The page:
Concert Review

Elephant 6 Holiday Surprise Tour at The Duce Last Night

Elephant 6 Holiday Surprise Tour

The Duce

Friday, March 4

"Can you turn up the toy piano?" is not a request many soundmen get, or that many bands make, so it's probably a good thing that the Elephant 6 Holiday Surprise Tour brought their own technician all the way from Athens, Ga.

Stalwarts of the late-'90s and early-'00s college radio scene, this tour (the second of its type) swung through Phoenix last night, bringing members of bands like the Olivia Tremor Control, Neutral Milk Hotel, Elf Power, The Music Tapes and Of Montreal together at the improbable venue the Duce -- how often does a band get a chance to play on a boxing ring?

Nine p.m. saw the frontmen of most of the groups assemble inconspicuously in a circle in the middle of the crowd and start up an a cappella rendition of the Major Organ & the Adding Machine tune "When Father's Away on Business" to announce the beginning of the show. Traipsing through the sizable crowd (200? 250?), the group launched into a varied set that suffered a little at first from the Duce's inhospitable steel-brick-and-glass acoustics but overcame minimal limitations with enthusiasm. The E6 bands have always been more muscular and louder in their live incarnations than on album, and last night's show was no different, and a good reminder that while the pop psychedelia of the '60s delivered lots of inspiration to these bands, there's a heavier and more guitar-centric side to that too, and time spent listening to the 13th Floor Elevators and T. Rex was not wasted. Hell, multi-instrumentalist John Fernandes snapped his clarinet in half during one vigorous jam!

Tunes were varied, which gave the night a sometimes disjointed feel, but in a familial revue-style setting the crowd wasn't complaining. The group tore through tunes by the Olivia Tremor Control ("Holiday Surprise 1 2 3," "Hideaway," "Define a Transparent Dream," "NYC-25"), Elf Power ("The Separating Fault," "An Old Familiar Scene"), Circulatory System ("Woodpecker Greeting Worker Ant").

The group didn't just play the hits, though (insofar as any cult-favorite music collective whose place in the consciousness of discerning music fans has remained constant but peaked maybe a decade ago). Digging deep into the E6 catalog and delivering a number of songs from the members' individual projects, the group setting offered a cohesive sound tying together numbers like "Karaoke Free" and "Nothing For Sunday" by Pete Erchick's Pipes You See, Pipes You Don't with The Late BP Helium's "Candy for Everyone" -- during which you can probably guess what horn player Laura Carter was tossing into the audience. Carter also took the lead vocals on a cover of the Kinks' "Alcohol," one of a handful of covers of the night (The Beatles' "Octopus's Garden," Tall Dwarfs' "Nothings Going to Happen").

Maybe one of the biggest surprises of the night was the oomph and verve given to the songs of former Neutral Milk Hotel hornman Scott E. Spillane, who's the frontman for The Gerbils. He introduced the first song by his band with a recording of Will Westbrook, the guitarist who passed away a few years ago, and though none of the Gerbils' other regular members were on this tour, songs like the sweet "Lucky Girl," the yearning "Glue" and especially the apocalyptically energized "The White Sky" -- off the amazing and criminally underappreciated second Gerbils album The Battle of Electricity -- found rousing new life and overwhelming approval from the crowd, thanks both to Spillane's piercing, bombastic voice and the sonic push of the full E6 collective.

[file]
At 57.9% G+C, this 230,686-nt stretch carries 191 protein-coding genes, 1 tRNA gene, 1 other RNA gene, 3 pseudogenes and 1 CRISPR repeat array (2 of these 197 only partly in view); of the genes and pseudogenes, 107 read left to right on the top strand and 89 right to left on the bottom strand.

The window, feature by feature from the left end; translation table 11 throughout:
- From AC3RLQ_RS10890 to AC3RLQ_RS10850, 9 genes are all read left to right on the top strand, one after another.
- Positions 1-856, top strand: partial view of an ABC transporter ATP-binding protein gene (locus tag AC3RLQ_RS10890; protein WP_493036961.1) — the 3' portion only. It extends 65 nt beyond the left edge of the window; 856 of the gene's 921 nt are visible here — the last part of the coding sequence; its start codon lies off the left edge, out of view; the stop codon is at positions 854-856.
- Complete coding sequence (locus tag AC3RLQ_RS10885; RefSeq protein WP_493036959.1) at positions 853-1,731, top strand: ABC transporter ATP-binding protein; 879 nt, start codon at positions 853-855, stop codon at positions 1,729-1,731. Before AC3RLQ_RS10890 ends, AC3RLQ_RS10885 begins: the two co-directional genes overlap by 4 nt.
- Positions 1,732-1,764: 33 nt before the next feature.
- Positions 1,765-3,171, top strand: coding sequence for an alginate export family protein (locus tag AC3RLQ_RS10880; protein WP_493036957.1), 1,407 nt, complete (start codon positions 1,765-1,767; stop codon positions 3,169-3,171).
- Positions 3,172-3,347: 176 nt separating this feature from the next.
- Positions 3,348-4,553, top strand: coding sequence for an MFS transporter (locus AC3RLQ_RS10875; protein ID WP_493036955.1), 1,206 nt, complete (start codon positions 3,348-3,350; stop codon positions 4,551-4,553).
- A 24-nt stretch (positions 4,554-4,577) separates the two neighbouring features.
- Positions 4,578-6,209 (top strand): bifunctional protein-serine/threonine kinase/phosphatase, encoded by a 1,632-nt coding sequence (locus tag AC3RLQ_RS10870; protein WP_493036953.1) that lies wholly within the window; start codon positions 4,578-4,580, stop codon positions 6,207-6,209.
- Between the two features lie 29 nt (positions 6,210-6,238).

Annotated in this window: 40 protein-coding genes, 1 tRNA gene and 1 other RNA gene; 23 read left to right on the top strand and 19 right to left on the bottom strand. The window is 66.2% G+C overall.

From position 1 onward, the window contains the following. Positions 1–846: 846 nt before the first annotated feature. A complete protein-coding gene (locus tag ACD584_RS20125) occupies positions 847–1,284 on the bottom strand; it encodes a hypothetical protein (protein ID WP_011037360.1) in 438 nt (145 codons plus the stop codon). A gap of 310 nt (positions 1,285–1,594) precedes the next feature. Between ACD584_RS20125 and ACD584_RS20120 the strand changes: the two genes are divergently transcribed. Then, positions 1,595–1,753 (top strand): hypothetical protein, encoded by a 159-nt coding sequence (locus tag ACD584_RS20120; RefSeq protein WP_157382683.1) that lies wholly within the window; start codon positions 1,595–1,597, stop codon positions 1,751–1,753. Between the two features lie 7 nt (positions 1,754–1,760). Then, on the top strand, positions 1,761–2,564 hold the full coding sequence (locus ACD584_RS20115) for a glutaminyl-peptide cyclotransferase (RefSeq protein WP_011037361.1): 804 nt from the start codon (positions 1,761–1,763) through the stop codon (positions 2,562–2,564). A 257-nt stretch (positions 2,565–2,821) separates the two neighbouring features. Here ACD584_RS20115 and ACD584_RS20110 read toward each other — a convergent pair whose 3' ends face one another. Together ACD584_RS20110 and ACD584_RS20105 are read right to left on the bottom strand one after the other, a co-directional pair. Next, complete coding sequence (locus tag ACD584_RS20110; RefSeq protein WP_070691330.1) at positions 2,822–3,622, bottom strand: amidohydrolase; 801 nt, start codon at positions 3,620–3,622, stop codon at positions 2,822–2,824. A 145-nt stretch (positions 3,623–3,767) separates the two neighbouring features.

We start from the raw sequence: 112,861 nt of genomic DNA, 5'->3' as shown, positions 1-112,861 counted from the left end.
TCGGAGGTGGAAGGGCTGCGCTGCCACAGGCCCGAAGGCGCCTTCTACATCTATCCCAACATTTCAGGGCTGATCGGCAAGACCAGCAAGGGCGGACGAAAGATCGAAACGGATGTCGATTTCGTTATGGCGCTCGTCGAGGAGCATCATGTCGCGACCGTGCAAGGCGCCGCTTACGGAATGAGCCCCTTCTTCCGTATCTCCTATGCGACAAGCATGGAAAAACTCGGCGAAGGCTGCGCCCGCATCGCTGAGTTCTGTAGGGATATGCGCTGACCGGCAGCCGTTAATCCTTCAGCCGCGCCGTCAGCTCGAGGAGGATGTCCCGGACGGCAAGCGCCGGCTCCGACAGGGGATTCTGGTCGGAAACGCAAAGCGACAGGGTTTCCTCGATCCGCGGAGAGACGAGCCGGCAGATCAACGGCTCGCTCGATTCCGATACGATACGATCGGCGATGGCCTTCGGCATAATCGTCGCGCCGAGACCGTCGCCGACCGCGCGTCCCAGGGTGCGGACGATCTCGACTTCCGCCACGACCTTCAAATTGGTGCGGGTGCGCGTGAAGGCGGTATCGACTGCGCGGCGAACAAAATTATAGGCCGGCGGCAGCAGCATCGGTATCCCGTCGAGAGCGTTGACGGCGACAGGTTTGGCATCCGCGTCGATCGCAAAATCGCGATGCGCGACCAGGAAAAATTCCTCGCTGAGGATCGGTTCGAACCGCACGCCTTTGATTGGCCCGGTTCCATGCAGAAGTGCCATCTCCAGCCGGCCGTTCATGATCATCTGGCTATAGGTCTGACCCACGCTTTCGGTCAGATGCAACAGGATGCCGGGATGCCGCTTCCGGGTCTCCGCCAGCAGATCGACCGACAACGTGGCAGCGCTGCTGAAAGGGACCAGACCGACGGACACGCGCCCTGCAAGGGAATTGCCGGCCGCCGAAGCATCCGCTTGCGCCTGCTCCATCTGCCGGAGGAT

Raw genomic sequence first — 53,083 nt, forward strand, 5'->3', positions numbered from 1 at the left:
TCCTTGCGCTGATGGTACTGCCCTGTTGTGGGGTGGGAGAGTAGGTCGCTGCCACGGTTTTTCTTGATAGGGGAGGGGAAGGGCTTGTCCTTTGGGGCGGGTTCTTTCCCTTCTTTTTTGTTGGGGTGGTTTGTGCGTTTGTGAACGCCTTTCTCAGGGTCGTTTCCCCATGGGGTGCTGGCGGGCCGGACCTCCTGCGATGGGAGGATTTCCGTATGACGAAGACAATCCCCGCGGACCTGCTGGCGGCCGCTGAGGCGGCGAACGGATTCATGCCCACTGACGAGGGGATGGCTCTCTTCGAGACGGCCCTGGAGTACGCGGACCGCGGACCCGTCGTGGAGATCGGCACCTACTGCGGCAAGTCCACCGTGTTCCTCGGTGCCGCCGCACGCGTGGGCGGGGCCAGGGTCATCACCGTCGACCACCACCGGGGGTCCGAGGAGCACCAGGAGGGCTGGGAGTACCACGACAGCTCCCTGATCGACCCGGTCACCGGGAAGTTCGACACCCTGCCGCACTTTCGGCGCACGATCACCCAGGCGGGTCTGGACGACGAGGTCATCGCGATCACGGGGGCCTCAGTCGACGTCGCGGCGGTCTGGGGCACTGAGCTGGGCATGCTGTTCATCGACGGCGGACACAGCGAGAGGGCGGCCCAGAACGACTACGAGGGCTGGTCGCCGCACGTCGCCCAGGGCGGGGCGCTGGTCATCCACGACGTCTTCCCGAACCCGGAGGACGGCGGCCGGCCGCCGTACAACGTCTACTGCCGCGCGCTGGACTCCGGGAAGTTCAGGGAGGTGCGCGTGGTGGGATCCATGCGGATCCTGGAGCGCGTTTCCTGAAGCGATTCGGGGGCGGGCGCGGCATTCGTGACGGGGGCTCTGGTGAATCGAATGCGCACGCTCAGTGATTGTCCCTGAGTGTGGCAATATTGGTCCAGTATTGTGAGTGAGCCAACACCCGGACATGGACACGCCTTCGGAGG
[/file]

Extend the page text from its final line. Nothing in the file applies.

The Holiday Surprise Tour closed with a cover of Sun Ra's "Enlightenment," with the E6 gang going adding the chanted lyrics that became a staple of the Arkestra's live sets. Spillane was the first to leave the stage, his weathered Sousaphone still honking. The rest of the band followed him, and the audience followed them, and the show ended back where it started, out among the crowd, though by this point the group had paraded its way out of the building and into the Duce's parking lot, where under starry Arizona skies and desolate South Phoenix industrial husks the tunes wrapped up and a lot of thank yous were exchanged. There was more that went on -- singing-saw solos, mechanized musical towels, a giant snowman that provided a game of skill for audience members -- but hey, save some details for the next Holiday Surprise. The group heads up the West Coast now, with five back-to-back nights of sold-out shows.

Critics Notebook

Last Night: Elephant 6 Holiday Surprise at the Duce

The Crowd: From young indie kids who'd driven down from Prescott to former college-radio deejays (now with baby strollers), from folks' grandmas and old friends to people who just came into the Duce for a bite or a drink.

Personal bias: I lived in Athens for more than a decade before moving to Phoenix, so I'm conditioned to think that this is what a proper night out at a show should sound like.

Random Notebook Dump: This would never be written about another show: "The snowman game ended with the explosion of the bulb held by BP Helium."

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Christopher Hassiotis